Things I Did When I Was Hangry
Navigating a Peaceful Relationship with Food
by Annie Mahon
Parallax Press, 2015
Paperback, 245 pages
Reviewed by Julia Jarvis
In Things I Did When I Was Hangry, Annie Mahon reveals the raw truth about her addictive relationship with food, which started when she was a young girl who hated the chaos and dysfunction at the dinner table. Mahon shares how she used food to counter stress throughout college and graduate school, in relationships, and even as a parent. Mahon skillfully and courageously draws the reader into her inner world and her processing of thoughts and feelings about her own worthiness and how those thoughts and feelings affected her relationship with food.
Be Still, Little Tree, Be Still
by Shawn Elliot Russell
SER Publishing, 2016
Hardback, 16 pages
Reviewed by Lennis Lyon
“Feelings come and go like clouds in a windy sky; conscious breath-
ing is my anchor.”
– Venerable Thich Nhat Hanh (Thay)
In his new book, Be Still, Little Tree, Be Still, Shawn Elliot Russell makes Thay’s teaching on transforming strong emotions, such as fear, readily available to children. The practices of noticing fear in the body, becoming still to calm the body, and breathing to be with the fear as it naturally transforms, are presented with a connection to Mother Earth. Russell offers this book in gratitude “after a difficult and transformative journey through anxiety (and) agoraphobia.”
We meet Little Tree upon his arrival from an indoor nursery to be planted in the yard next to his elder brother, Mr. Tree. As Little Tree experiences the terror of his first sudden storm with lightning, thunder, and driving rain, he cries and shakes in fear of drowning or being blown apart by the wind. He thinks Mr. Tree will help him hide. “But Mr. Tree stood there in powerful form. And whispered, not sounding worried or thrilled, ‘Be Still, Little Tree, Be Still.’” With the continued guidance of his elder brother, Little Tree begins to stand very still and breathe slowly, witnessing the wind shake his branches and the rain pour down his leaves. Through thunder and lightning, he peacefully stays with his breathing. In this powerful teaching, through the practice of looking deeply, something scary transforms into something necessary and beneficial for one’s growth.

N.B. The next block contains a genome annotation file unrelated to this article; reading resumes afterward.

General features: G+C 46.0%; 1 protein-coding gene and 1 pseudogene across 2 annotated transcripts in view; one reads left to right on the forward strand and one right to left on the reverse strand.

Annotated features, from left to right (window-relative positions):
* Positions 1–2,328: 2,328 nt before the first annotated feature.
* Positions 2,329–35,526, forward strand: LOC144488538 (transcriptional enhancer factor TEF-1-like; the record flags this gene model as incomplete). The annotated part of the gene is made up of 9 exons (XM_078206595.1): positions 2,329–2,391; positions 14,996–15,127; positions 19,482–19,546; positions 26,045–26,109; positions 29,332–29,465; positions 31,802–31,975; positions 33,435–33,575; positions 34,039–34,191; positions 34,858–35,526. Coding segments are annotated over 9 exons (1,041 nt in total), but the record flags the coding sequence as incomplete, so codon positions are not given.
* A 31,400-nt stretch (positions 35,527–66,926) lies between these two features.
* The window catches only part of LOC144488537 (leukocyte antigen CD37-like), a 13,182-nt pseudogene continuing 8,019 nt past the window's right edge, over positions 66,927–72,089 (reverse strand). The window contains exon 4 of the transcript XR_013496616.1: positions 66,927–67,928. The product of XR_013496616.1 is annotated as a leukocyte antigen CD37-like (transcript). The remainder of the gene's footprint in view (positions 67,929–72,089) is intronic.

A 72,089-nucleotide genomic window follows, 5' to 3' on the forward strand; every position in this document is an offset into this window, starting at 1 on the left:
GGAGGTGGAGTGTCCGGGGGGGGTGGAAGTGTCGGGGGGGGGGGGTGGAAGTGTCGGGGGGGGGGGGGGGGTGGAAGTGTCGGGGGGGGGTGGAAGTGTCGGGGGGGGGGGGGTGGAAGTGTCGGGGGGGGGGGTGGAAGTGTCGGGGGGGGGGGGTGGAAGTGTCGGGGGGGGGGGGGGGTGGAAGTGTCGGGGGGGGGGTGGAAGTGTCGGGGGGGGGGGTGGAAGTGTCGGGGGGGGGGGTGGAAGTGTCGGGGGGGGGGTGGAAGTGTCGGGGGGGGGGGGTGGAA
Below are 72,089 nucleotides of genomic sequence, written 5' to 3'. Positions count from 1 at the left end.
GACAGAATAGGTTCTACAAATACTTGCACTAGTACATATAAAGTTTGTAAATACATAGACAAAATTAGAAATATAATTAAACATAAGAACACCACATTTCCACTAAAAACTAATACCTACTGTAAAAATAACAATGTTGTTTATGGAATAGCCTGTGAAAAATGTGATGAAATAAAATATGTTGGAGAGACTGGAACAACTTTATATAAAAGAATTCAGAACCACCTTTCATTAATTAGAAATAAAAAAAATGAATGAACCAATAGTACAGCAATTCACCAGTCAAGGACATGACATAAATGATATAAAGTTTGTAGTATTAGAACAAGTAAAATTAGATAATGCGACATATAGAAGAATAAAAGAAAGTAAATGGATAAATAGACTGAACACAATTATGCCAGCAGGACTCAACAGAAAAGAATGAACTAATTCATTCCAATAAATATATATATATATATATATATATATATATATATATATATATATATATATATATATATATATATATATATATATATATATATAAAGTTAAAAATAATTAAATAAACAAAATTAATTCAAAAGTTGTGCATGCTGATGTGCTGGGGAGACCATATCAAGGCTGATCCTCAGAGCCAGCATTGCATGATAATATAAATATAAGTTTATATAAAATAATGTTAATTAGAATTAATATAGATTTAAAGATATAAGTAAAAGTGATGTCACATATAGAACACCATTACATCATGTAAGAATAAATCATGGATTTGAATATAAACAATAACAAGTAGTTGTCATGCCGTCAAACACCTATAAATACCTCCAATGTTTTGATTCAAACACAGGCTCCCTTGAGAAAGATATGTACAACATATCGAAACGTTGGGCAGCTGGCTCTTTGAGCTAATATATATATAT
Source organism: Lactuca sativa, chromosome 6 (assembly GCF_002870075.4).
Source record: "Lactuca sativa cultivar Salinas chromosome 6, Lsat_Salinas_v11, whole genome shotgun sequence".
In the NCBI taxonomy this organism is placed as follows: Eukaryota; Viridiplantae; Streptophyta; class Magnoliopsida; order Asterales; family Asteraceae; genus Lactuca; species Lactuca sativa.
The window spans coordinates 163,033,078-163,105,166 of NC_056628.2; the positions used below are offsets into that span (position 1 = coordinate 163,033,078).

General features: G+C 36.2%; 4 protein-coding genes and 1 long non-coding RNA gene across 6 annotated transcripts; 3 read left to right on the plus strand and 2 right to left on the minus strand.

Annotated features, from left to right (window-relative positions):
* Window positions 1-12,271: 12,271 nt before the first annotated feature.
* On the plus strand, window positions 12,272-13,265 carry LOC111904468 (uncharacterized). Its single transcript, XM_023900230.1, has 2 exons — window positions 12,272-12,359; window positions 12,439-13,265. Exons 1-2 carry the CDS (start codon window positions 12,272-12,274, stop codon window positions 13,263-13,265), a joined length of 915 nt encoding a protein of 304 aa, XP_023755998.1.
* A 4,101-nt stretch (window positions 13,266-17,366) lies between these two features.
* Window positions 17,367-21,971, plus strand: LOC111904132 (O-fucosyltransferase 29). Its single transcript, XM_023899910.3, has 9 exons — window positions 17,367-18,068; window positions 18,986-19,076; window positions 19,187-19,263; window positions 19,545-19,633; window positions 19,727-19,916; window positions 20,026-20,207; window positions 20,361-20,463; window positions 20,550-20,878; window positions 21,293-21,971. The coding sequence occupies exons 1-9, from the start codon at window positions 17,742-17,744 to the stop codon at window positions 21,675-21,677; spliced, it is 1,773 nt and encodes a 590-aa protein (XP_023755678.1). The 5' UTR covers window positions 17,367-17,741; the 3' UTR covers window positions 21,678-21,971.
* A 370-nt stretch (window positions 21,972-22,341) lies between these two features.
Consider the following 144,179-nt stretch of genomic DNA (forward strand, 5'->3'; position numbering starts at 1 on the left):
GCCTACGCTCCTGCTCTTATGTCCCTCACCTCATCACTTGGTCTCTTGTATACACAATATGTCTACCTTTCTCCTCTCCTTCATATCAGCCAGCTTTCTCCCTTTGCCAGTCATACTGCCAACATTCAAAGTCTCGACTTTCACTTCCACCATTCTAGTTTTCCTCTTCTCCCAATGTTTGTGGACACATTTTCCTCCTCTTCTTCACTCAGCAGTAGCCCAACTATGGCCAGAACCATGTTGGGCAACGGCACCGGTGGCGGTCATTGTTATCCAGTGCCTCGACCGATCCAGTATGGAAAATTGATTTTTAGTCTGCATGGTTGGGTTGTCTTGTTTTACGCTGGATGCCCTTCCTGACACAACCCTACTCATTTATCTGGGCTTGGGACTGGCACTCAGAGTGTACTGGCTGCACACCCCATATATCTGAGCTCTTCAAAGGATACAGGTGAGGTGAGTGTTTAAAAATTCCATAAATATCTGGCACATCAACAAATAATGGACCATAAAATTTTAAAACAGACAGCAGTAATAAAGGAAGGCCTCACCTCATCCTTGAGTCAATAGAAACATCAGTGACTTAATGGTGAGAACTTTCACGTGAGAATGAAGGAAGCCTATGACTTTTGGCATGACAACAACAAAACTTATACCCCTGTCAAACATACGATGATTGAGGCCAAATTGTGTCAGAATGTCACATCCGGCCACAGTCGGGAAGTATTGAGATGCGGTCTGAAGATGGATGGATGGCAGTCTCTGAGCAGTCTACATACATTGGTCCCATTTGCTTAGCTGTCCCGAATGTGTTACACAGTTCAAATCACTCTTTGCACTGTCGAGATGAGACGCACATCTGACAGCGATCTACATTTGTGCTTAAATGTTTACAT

Children and parents are encouraged to practice together. My neighbor’s eight-year-old daughter likes the part where Little Tree grows up and then shares his wisdom with Little Sister, who arrives from the nursery and experiences the terror of her first storm. My ten-year-old grandson, Mateus, reflects, “I like the lesson it taught: if you have something hard going on, you should breathe, try to
be calm, and wait for it to pass.” Mateus thinks younger children, such as six-year-olds, may take the story literally and need adult guidance to use the practices.
The author, a musician, also offers a lively hip-hop version of the story set to music, available at “Be Still, Little Tree, Be Still (Hip Hop Version) – YouTube.” Children can enjoy the good-natured animations as the illustrations come to life. For older children and adults, Russell offers a two-minute introduction on how mindfulness transformed his suffering (“Be Still, Little Tree, Be Still – You-Tube”), which can offer hope to preteens and teens who may be experiencing hard times. In addition, a free eBook version of the original story can be downloaded at bestilltree.com.
Each time I read Be Still, Little Tree, Be Still, I let the message soak deeper into my being. We are fortunate to have the ancient teachings shared in this gentle book with its soulful illustrations. Transforming fear into compassion can heal our children.
A Kinder Voice
Releasing Your Inner Critics with Mindfulness Slogans
by Thérèse Jacobs-Stewart
Hazelden Publishing, 2016
Paperback, 177 pages
Reviewed by Peter Kuhn, True Ocean of Joy
Thérèse Jacobs-Stewart is a licensed psychotherapist and a deep Buddhist practitioner. In her prior book, Mindfulness and the 12 Steps, she beautifully merged the Dharma with the deeper principles of twelve-step recovery in a warm voice that is clearly the fruit of authentic personal practice. In this book, she departs from the twelve-step model but continues to offer practical
tools and insight to help us end the war within.
Jacobs-Stewart shares her experience, strength, and insight in a fusion of cognitive psychology and Buddhist mind trainings, based on the Tibetan Lojong practice. As the author states, “… the mind-training practices in this book lie at the exciting intersection of ancient meditation teachings and modern science.” She provides a series of mindfulness slogans that are designed to help us let go of negative internal commentary, also known as our inner critic. When practicing with these verses, the key is repetition throughout the